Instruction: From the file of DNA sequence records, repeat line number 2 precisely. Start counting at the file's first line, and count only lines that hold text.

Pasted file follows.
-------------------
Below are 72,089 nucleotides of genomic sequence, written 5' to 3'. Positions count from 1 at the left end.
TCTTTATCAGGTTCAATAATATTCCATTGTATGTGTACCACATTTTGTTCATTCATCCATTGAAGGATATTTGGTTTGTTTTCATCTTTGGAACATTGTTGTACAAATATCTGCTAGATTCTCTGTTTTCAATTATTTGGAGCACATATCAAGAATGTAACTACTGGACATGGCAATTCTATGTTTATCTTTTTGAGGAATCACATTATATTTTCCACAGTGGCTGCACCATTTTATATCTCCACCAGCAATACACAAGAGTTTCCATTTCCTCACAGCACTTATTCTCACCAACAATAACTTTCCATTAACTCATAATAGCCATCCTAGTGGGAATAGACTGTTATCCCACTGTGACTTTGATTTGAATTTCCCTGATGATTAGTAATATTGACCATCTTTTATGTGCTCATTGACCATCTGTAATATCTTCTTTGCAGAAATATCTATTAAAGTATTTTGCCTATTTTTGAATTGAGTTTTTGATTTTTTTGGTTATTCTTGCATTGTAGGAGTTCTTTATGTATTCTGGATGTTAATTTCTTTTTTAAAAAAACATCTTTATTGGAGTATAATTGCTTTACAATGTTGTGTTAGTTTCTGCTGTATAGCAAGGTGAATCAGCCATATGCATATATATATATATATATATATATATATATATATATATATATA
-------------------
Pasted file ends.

TCTTTATCAGGTTCAATAATATTCCATTGTATGTGTACCACATTTTGTTCATTCATCCATTGAAGGATATTTGGTTTGTTTTCATCTTTGGAACATTGTTGTACAAATATCTGCTAGATTCTCTGTTTTCAATTATTTGGAGCACATATCAAGAATGTAACTACTGGACATGGCAATTCTATGTTTATCTTTTTGAGGAATCACATTATATTTTCCACAGTGGCTGCACCATTTTATATCTCCACCAGCAATACACAAGAGTTTCCATTTCCTCACAGCACTTATTCTCACCAACAATAACTTTCCATTAACTCATAATAGCCATCCTAGTGGGAATAGACTGTTATCCCACTGTGACTTTGATTTGAATTTCCCTGATGATTAGTAATATTGACCATCTTTTATGTGCTCATTGACCATCTGTAATATCTTCTTTGCAGAAATATCTATTAAAGTATTTTGCCTATTTTTGAATTGAGTTTTTGATTTTTTTGGTTATTCTTGCATTGTAGGAGTTCTTTATGTATTCTGGATGTTAATTTCTTTTTTAAAAAAACATCTTTATTGGAGTATAATTGCTTTACAATGTTGTGTTAGTTTCTGCTGTATAGCAAGGTGAATCAGCCATATGCATATATATATATATATATATATATATATATATATATATATATA